Depending upon who you ask, wild radish plants are either weeds to be destroyed or crops to be enjoyed. Your own opinion will probably vary greatly depending on how they’ve come into your life. If you’ve discovered a field of them and want to try your hand at cooking something new, your feelings are probably a lot warmer than if you keep finding your garden plants muscled out by them. Keep reading for information of uses for wild radish, as well as methods for controlling wild radish.
Uses for Wild Radish
What is wild radish? It’s similar to cultivated radish, and the two can cross pollinate when growing near each other. In appearance it looks very similar to wild mustard, a close relative. All parts of it are edible if you’re feeling brave.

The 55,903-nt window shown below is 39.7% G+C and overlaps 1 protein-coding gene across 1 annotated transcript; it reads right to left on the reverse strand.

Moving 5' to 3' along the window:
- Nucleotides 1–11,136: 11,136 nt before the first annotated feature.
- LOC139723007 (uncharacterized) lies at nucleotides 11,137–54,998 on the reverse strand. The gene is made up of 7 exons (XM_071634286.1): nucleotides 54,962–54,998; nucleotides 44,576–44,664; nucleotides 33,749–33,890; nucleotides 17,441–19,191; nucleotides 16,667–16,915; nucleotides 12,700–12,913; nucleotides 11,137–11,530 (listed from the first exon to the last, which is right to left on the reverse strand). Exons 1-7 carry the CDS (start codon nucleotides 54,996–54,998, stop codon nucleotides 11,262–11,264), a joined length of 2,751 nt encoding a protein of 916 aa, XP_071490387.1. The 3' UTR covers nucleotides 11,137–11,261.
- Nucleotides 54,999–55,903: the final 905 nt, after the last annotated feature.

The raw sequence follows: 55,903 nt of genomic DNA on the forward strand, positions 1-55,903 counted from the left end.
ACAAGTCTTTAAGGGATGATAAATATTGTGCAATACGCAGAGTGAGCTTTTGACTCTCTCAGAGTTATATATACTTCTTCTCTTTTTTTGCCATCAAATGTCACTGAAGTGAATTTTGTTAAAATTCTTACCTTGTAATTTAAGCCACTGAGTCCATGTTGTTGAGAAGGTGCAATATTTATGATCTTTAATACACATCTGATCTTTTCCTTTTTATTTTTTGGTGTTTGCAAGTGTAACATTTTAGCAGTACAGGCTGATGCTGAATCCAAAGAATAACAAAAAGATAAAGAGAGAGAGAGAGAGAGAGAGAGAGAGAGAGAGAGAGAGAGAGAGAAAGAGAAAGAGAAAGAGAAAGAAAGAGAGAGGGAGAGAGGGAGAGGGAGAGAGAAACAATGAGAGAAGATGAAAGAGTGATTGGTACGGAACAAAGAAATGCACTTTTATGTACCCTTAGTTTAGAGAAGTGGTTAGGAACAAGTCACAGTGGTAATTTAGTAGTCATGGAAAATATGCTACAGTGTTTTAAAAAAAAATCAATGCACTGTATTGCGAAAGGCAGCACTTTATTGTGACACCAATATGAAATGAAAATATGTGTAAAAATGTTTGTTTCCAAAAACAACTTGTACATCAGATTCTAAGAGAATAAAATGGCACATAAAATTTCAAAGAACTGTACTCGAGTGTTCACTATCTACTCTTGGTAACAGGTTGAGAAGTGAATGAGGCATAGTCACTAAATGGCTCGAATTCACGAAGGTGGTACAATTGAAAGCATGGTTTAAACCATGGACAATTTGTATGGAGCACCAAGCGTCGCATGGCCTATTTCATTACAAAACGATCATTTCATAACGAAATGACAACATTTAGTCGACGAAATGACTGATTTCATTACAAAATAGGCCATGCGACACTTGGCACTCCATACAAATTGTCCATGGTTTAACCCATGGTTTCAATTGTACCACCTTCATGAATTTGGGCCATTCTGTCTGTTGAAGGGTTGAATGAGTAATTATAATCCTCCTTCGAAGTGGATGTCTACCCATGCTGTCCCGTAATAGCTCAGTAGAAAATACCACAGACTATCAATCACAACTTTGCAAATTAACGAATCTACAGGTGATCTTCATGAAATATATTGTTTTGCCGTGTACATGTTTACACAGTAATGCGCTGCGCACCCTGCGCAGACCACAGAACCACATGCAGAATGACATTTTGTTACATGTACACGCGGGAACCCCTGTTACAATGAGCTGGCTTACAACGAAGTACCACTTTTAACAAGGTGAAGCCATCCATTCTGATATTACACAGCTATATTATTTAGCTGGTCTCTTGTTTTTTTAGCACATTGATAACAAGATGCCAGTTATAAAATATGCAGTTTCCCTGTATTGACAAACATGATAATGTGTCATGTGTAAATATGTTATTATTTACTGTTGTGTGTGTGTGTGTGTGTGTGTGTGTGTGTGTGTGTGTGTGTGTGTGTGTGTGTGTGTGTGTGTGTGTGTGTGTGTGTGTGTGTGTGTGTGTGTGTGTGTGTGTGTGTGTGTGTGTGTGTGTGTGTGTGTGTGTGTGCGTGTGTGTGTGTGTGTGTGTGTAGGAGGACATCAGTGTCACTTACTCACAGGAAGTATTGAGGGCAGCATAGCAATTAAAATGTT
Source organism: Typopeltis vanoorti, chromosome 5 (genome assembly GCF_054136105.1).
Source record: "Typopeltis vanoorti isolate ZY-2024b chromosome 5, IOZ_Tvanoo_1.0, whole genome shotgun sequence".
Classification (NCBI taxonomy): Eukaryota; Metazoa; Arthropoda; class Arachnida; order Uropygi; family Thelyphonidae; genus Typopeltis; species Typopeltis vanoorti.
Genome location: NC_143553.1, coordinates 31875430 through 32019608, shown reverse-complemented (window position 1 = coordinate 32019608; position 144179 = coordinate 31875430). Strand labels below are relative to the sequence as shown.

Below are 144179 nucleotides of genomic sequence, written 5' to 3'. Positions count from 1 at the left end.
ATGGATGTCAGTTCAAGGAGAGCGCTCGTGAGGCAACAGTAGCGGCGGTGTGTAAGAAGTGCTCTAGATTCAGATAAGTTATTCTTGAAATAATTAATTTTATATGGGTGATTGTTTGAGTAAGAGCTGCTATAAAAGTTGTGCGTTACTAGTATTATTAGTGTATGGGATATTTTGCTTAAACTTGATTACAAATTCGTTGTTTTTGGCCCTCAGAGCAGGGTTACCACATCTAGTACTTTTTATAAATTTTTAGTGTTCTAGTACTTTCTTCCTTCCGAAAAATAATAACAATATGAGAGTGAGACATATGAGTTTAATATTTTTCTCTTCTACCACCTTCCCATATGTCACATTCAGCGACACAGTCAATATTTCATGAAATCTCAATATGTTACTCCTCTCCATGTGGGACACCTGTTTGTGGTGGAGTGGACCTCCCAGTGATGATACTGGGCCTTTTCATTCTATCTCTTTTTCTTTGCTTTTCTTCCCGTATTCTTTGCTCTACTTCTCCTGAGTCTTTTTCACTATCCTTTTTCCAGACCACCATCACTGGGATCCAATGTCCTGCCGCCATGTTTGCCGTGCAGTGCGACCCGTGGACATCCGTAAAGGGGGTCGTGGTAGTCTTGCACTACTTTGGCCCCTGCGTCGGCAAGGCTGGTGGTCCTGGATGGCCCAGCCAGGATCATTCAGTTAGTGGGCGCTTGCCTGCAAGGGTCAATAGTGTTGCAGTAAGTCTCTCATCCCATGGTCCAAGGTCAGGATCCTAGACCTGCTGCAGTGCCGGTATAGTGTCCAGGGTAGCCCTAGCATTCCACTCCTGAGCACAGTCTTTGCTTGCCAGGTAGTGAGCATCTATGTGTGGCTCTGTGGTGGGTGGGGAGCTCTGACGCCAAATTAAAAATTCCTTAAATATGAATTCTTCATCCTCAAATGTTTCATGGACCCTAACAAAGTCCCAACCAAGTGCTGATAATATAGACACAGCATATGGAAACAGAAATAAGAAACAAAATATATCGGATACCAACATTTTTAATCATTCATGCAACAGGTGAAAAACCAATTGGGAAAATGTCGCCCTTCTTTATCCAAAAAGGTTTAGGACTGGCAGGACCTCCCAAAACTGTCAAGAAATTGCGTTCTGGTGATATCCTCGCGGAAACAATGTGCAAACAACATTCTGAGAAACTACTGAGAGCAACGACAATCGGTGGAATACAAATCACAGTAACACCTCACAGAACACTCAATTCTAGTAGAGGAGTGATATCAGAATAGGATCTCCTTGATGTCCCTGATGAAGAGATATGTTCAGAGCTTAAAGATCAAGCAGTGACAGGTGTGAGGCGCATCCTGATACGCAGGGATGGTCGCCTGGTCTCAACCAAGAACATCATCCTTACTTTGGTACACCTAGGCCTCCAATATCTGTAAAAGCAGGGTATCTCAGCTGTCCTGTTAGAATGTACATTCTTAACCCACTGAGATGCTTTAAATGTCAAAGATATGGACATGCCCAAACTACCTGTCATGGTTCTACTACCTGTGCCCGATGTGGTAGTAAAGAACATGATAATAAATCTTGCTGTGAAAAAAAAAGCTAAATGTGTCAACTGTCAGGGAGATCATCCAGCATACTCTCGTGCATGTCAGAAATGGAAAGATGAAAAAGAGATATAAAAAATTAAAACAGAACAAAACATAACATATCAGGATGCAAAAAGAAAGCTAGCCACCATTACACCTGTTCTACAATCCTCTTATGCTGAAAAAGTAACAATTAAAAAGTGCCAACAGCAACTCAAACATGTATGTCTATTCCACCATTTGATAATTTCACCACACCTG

Boil the greens and eat the flowers and pods raw. The tough outer skin of the roots can be peeled away easily with your hands, revealing an inner core that is quite good and tender when boiled for 45 minutes.
How to Manage Wild Radish Plants
If you’re more interested in wild radish control rather than eating the plant, then you need to know more about its growth habit. Wild radish (Raphanus raphanistrum) appears in the winter in the southern U.S. and the spring in the northern United States. It establishes a base of bristled, jagged leaves resulting in a spread of 10-14 inches (25-35 cm.) across. When the weather warms it bolts, sending up a tall, branching stalk of flowers resulting, if left to nature, in a seeding for next year and even more weeds in your garden or pasture.
The best way to combat wild radish weeds is to prevent this from happening. Identify and destroy the plants before they flower, and your infestation next year should be severely reduced. The most effective way to eliminate wild radish is with herbicide. Try to keep your garden or pasture densely planted — wild radish loves open spaces and can be crowded out when it sprouts.